Befuraline is a new antidepressant compound active in some animal models of depression and in human affective disorders. It is a direct adrenergic agonist and an inhibitor of norepinephrine and serotonin uptake and cyclic adenosine monophosphate phosphodiesterase activity. It has no central anticholinergic properties. Its effects on nocturnal sleep and rapid-eye-movement (REM)-inducing action of physostigmine were investigated in eight young male volunteers after one week of treatment with 50 mg BID. The results of the study show that befuraline increases REM latency without significantly modifying other REM and non-REM sleep parameters. These findings indicate that befuraline, as the other antidepressant drugs, has REM suppressant activity, perhaps only partially revealed by our study because of its short term and low dosage and because it was performed in healthy subjects. However, befuraline successfully counteracts the REM-inducing action of physostigmine since the latter cannot further decrease REM latency after one week of treatment. Both these results confirm the experimental data on the lack of central anticholinergic properties of befuraline and indicate that at least some biochemical mechanisms of the drug are already active after one week of treatment.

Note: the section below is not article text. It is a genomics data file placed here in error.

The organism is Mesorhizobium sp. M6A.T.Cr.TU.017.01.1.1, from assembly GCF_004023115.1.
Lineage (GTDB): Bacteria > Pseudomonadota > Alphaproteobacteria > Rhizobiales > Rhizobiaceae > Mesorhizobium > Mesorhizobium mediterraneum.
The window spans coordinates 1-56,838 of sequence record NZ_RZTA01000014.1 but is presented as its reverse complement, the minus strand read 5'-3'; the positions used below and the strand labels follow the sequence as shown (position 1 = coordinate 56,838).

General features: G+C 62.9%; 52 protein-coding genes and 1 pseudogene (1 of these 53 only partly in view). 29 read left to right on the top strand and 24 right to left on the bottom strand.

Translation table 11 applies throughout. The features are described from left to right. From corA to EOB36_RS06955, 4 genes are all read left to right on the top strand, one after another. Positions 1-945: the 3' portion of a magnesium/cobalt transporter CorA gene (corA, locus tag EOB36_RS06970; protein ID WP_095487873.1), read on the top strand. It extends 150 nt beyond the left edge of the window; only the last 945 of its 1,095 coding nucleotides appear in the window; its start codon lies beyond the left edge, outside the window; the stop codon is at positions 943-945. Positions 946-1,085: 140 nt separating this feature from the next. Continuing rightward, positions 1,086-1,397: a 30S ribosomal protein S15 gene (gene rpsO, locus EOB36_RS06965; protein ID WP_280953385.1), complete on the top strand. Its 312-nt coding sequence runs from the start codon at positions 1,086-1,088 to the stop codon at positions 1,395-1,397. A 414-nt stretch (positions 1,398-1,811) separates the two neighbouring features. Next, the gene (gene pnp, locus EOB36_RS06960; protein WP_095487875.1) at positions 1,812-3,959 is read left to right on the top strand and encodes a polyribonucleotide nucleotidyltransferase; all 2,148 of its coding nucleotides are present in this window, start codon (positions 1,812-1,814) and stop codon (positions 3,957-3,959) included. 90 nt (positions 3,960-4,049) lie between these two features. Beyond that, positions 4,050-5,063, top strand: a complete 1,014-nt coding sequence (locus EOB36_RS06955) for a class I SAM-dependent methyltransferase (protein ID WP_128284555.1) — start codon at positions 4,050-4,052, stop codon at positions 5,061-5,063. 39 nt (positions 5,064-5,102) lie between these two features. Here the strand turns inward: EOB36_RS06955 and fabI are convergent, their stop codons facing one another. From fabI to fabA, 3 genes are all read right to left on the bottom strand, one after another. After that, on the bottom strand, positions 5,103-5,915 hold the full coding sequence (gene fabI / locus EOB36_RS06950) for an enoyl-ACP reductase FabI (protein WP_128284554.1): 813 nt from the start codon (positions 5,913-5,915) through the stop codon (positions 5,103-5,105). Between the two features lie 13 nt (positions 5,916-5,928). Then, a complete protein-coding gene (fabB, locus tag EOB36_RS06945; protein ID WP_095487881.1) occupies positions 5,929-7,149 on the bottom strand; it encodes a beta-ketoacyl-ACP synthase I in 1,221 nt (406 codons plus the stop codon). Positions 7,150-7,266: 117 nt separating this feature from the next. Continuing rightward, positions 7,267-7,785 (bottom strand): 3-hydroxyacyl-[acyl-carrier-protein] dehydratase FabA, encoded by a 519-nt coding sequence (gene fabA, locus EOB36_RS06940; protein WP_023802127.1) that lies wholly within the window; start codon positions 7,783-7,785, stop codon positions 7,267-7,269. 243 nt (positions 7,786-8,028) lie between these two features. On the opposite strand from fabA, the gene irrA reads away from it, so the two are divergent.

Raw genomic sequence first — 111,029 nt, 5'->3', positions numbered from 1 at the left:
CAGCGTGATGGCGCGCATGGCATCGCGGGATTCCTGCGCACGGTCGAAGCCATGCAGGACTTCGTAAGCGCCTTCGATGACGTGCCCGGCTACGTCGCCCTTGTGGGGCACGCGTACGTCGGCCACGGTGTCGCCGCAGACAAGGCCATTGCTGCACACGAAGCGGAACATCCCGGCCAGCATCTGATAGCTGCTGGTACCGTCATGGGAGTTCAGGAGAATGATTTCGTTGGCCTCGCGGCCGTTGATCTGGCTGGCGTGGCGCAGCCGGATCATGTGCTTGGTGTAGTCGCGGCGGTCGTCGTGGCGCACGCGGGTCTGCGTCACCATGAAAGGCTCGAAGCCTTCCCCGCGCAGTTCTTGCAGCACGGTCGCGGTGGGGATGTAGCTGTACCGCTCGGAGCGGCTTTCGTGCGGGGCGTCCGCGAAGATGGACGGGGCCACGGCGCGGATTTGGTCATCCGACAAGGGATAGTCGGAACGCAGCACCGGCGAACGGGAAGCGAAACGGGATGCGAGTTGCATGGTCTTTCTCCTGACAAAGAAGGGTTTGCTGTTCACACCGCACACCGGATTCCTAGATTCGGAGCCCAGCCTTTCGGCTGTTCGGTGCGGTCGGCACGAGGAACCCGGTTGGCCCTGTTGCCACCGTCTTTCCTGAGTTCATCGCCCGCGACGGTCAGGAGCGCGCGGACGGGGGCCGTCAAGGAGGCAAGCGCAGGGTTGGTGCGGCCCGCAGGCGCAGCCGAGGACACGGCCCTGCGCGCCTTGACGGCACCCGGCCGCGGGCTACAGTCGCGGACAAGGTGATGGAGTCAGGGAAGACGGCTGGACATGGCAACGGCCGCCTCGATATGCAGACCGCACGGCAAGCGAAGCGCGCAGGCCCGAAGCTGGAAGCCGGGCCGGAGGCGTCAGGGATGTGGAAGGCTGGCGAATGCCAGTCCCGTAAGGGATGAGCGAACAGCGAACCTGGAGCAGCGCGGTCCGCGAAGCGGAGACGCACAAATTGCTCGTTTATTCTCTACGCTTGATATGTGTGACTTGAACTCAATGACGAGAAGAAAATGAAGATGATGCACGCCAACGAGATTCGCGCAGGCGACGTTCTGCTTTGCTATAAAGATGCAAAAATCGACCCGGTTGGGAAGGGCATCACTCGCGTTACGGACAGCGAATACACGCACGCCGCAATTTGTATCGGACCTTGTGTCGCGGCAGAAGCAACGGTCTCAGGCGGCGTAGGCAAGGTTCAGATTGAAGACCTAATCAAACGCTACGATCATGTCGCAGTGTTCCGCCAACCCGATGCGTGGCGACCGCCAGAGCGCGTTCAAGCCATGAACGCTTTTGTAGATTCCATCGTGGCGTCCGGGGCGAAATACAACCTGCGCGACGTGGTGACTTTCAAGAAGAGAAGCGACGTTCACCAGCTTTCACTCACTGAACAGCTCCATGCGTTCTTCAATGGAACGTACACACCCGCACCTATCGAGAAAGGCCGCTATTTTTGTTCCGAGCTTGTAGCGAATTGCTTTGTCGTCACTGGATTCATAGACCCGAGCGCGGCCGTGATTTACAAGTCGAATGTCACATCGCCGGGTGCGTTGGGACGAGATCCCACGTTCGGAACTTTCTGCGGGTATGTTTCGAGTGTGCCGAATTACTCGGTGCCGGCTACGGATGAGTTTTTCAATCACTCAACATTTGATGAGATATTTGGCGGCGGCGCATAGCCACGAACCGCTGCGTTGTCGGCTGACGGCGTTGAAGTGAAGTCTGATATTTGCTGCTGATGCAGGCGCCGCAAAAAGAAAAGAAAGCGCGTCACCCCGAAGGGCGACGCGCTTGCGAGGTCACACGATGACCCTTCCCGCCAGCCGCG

|Number of pages||9|
|Journal||Current Therapeutic Research|
|Publication status||Published - 1987|
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